He who laughs last laughs best -1951. Since that time a number of policies have been decided upon to strengthen Canada's defence resources and measures to combat inflation have been announced. The policy of the government is to prevent war, but in spite of this the danger is still great and ever present. On February 12 the Minister of Finance (Mr. Abbott) had this to say:
Let me hasten to say at once, Mr. Speaker, and I am sure I am not revealing any budgetary secrets, that I do not think we have reached the practical limits of taxation. I intend to budget this year for a fully balanced budget which I think will be the fundamental attack on the problem of inflation.
Referring to the general economic controls at the present time, the minister stated on the same day in- the House of Commons:
I do not believe that a system of over-all price control would be either desirable or effective at this time. Make no mistake about it, one cannot go into this thing for any length of time in a piecemeal manner. Controls on any wide scale will mean control of prices, wages, allocations, and the rest.
He then went on to say:
We know how controls work, we know what their limitations are and we will use them to the full extent that we believe they will be necessary.
With this I go along with the Minister of Finance. It is a sound policy, as is also the part of the program dealing with credit restrictions and instalment buying. The government of the day has increased the down payment on many articles and in my opinion it is for the good of the country as a little more thought will be given by the people in their purchases, thus eliminating, wild spending. That had plenty to do with the trend of things, but I notice the leader of the opposition and the hon. member for Rosetown-Biggar (Mr. Coldwell) have had something to say about this. I give the hon. member for Rosetown-Biggar credit for being fair in his remarks. He skated around the all-important matter of prices and wages until he was called to time by the hon. member for Mackenzie (Mr. Ferrie). However, taxes as taxes go are not an answer to the problem of bringing down the cost of living. Taxing is a policy which is very harsh and in my opinion is one of the crudest devices to be used by a government on its people to curb inflation. What we need in this country at
the present time are subsidies on the actual necessities of life such as milk, meat and bread until such time as production catches up with consumption.
I should like to show how prices have risen during the period 1944 to 1950, and I wish to refer to the Canadian Statistical Review in order to give the house some idea of the labour trend between 1944 and 1950. On page 34 of the Canadian Statistical Review will be found the average basic wage for different industries in 1944 and 1950, as follows:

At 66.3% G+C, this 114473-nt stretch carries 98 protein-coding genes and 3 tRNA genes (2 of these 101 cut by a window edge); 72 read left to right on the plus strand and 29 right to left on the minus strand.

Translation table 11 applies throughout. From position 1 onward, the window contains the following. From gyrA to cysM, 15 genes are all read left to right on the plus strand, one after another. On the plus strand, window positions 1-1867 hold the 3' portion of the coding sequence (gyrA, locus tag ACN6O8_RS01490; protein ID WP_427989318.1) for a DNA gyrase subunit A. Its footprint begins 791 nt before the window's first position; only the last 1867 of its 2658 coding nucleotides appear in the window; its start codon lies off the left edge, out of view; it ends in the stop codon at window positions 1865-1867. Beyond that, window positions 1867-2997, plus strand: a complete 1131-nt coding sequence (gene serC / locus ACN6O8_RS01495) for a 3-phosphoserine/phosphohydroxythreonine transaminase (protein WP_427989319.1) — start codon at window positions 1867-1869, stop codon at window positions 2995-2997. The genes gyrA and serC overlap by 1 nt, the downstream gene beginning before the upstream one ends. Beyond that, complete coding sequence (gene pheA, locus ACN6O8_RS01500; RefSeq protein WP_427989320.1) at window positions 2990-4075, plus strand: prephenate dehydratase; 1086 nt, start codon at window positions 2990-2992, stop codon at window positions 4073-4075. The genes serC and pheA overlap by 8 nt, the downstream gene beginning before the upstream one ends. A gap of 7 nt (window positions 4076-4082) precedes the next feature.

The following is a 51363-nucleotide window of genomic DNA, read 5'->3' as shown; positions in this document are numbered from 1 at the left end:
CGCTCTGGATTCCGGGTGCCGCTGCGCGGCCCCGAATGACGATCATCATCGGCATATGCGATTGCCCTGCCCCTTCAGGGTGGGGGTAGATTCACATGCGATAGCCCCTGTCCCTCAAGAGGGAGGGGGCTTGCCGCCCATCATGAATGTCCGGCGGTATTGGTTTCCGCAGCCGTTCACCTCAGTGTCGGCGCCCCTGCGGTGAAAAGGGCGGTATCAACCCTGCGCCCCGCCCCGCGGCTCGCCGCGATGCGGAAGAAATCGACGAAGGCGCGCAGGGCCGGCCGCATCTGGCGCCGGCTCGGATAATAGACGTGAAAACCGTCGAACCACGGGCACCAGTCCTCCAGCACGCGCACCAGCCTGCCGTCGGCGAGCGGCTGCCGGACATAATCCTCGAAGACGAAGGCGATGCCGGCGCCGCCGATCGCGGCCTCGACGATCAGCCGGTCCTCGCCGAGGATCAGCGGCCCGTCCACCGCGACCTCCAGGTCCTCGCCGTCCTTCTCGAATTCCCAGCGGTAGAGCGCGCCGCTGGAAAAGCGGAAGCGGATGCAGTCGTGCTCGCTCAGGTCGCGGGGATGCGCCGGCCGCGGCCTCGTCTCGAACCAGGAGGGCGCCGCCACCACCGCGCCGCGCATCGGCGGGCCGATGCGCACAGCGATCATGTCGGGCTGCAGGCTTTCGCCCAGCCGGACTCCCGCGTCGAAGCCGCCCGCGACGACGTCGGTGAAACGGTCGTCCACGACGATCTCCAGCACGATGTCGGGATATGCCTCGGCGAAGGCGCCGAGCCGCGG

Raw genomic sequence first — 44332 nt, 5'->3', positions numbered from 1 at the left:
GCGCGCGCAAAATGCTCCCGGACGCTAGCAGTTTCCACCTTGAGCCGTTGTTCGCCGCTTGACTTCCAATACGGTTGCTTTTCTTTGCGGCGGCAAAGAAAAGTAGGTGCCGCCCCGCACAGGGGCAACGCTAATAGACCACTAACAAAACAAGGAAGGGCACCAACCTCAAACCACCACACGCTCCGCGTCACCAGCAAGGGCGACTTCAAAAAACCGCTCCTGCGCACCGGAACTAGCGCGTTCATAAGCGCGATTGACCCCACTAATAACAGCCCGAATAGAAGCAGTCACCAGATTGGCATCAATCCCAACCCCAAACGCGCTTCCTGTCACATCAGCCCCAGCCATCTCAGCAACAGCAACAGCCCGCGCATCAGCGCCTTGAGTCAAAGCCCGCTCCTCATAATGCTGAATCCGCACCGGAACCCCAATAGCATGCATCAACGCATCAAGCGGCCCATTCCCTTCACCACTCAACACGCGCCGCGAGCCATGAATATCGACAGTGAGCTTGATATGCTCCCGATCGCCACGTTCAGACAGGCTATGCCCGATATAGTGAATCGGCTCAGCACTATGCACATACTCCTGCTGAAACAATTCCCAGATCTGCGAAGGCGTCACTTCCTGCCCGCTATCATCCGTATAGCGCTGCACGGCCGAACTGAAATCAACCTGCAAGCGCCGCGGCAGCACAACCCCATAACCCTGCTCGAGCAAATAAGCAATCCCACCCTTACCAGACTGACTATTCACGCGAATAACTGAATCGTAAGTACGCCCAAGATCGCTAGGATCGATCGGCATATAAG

77-9 116-4Non-durable goods
60-4 99Meat products
66-2 117-7Leather products
70 112-2Saw and planing mills
58-4 92-1Plant products-edible
52-9 83-4Pulp and paper
72 125-5Leather products
79 112-2Thread, yarn and cloth
48-4 91-9Hosiery and knitted goods
46-1 79-4Garments and furnishings
47-4 100Electrical apparatus
68-6 117-8Steel and iron products
82-1 122-2Crude, rolled and forged products 76-4 129-1
It might be noted that tobacco products are not essential to the people of Canada, but nevertheless the increases in that industry indicate the labour trend. There is no one in this house who can deny that wages have gone up considerably. They say that liars can figure, but figures cannot lie. I should like to give a few comparisons in regard to canned goods which will give the house some idea of what prices were in 1944 and in 1950. Taking 1939 as indicating 100 we have the following prices:
Those figures show that possibly labour has had something to do with the increases which have occurred. Since 1944 wages have increased 38 per cent while the cost of living has increased 35 per cent, according to the latest information we have from the bureau of statistics. Possibly I might say that at this time when there seems to be a shortage of production on the farm it would be proper to try to instil in the minds of many industrial workers the knowledge that the man who works on the farm, especially in the feeding of hogs and looking after livestock, does not have an eight hour day. It might be a good idea if they were to have it instilled in their minds that, in order to bring the cost of living down, by working an hour longer each day and therefore receiving a
bigger pay cheque possibly it would induce the farm boys to stay on the farms a little longer. However, in spite of the fact that most of our C.C.F. friends are always complaining about the cost of living, there is one who actually told the truth here.